Homeownership is requiring Australians a bigger portion of their incomes, reflecting a continued deterioration of affordability on the back of rate hikes and supply woes.

The latest Housing Industry Association (HIA)’s Affordability Index showed that it now requires 1.6 average incomes to service the typical mortgage over the March 2023 quarter, lower than the 1.2 figure in 2019.

The recent 1.1% decline in the affordability index makes Australia 25% less affordable than it was before the pandemic.

Most capital cities witnessed a fall in their respective affordability indices, with Perth leading with a 2.2% decline.

This was followed by Sydney, Melbourne, Adelaide, and Darwin, which posted drops between 1.1% and 1.9%.

Canberra’s affordability also weakened while Brisbane maintained its current index reading.

Only Hobart showed improvement, hitting a 1.3% gain in its affordability index.

A separate report from PropTrack identified the top suburbs where homebuyers will still be able to manage and service mortgage repayments despite the rate hikes.

Fisherman Bay in regional South Australia is considered the suburb with the most serviceable mortgage repayment for houses while Mosman Park in Greater Perth is for units.

HIA deputy managing director for Policy and Industry Jocelyn Martin said housing affordability poses a major challenge across the country, and the issue is paramount on the policy agenda of all levels of government.

“It is crucial to identify policies that would work and those that would not, and it begins with a supply-and-demand balance,” she said.

For Ms Martin, the rate hikes over the past year are only a part of the drivers at play deteriorating housing affordability.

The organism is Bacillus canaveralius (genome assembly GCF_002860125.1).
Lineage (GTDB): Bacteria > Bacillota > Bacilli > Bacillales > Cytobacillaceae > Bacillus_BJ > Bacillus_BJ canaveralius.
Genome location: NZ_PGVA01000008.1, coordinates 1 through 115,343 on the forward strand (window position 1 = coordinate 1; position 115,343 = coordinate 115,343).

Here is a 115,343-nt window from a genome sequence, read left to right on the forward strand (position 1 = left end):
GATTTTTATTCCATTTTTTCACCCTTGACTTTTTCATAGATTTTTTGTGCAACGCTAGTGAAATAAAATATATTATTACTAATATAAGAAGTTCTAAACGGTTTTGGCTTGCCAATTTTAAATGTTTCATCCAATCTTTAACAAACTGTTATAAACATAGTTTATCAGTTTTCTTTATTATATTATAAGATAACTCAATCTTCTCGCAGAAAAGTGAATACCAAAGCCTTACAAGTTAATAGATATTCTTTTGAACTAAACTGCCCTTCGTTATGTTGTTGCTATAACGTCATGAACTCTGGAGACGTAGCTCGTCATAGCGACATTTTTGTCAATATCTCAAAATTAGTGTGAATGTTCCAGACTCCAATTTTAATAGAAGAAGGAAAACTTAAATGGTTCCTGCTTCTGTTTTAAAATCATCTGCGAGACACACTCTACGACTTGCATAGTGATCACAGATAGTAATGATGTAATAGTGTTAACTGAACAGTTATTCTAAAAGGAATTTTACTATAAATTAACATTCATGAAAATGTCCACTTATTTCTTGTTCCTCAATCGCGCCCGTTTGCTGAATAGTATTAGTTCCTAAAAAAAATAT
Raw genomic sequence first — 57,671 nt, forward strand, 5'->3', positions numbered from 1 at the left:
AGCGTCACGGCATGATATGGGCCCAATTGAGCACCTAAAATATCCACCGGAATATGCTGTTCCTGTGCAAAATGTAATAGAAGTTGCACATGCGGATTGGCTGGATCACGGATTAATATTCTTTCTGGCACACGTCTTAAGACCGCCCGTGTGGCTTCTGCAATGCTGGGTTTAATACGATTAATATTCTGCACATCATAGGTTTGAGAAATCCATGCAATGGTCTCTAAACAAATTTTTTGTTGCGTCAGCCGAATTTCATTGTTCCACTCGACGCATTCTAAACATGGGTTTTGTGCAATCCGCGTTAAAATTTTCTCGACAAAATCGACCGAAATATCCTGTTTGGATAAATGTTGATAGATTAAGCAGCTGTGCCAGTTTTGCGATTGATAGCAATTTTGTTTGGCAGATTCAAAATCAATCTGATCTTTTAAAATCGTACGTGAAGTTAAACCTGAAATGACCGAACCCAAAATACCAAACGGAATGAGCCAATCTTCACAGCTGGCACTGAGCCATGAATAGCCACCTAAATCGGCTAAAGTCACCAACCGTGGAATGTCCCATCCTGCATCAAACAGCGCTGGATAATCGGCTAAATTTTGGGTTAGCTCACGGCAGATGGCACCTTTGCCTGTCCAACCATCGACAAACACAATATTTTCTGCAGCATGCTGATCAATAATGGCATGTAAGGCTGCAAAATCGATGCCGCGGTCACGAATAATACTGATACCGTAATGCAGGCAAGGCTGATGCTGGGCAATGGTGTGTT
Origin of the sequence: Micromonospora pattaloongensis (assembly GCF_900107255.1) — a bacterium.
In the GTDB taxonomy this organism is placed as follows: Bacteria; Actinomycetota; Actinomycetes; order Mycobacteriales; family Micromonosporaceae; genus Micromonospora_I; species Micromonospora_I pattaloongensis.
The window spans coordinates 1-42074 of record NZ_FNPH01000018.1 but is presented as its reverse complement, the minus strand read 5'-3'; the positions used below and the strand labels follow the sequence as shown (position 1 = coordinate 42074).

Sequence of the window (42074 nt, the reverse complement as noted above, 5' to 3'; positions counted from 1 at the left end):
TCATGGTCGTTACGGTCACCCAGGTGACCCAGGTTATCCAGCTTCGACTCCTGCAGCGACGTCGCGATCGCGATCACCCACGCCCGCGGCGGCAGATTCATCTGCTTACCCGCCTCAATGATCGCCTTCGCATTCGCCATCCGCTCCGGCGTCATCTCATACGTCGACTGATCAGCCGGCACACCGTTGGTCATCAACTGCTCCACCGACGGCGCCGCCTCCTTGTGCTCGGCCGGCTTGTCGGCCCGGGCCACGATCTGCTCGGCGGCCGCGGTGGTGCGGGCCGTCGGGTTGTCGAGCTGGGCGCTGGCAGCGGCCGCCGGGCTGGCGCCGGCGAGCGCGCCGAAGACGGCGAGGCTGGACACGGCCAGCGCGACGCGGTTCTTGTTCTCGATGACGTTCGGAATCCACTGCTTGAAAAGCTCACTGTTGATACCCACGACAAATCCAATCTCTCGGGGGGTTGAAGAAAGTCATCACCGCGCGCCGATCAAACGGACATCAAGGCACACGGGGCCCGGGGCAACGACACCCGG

“Housing affordability simply gets worse when housing supply falls short of demand,” she said.

“This makes measures that do not increase the number of homes, such as convoluted planning processes and the heavy burden of taxation, likely to fail.”

Ms Martin noted of the Housing Australia’s Future Fund Bill 2023, which aims to improve the quality of housing data, improve forecasting of housing demand, and collaborate with states and territories to improve the housing supply.

“This legislation has been held up in Federal Parliament over the mechanism to fund investment in public housing, and this is delaying changes to policy that will begin to address the failures that are constraining an improvement in the supply of new homes,” she said.

While the legislation is not going to be a solution to the acute rental shortage this year, Ms Martin said it begins a pathway to accountability for each tier of government and will assist in restoring balance.

“It is crucial to identify policies that would work and those that would not, and it begins with a supply-and-demand balance,” she said.

On top if this legislation, there is also a need to reform state government taxes that have forced foreign investors out of the market.

“The impact of these taxes has seen foreign investors withdraw from the Australian market and consequently the number of apartments commencing construction fell to barely more than a third of its peak in 2016,” Ms Martin said.

“Foreign investors do not force up house prices because they cannot buy existing homes — they can only buy new homes and improve the supply of rental accommodation and ease this shortage.”


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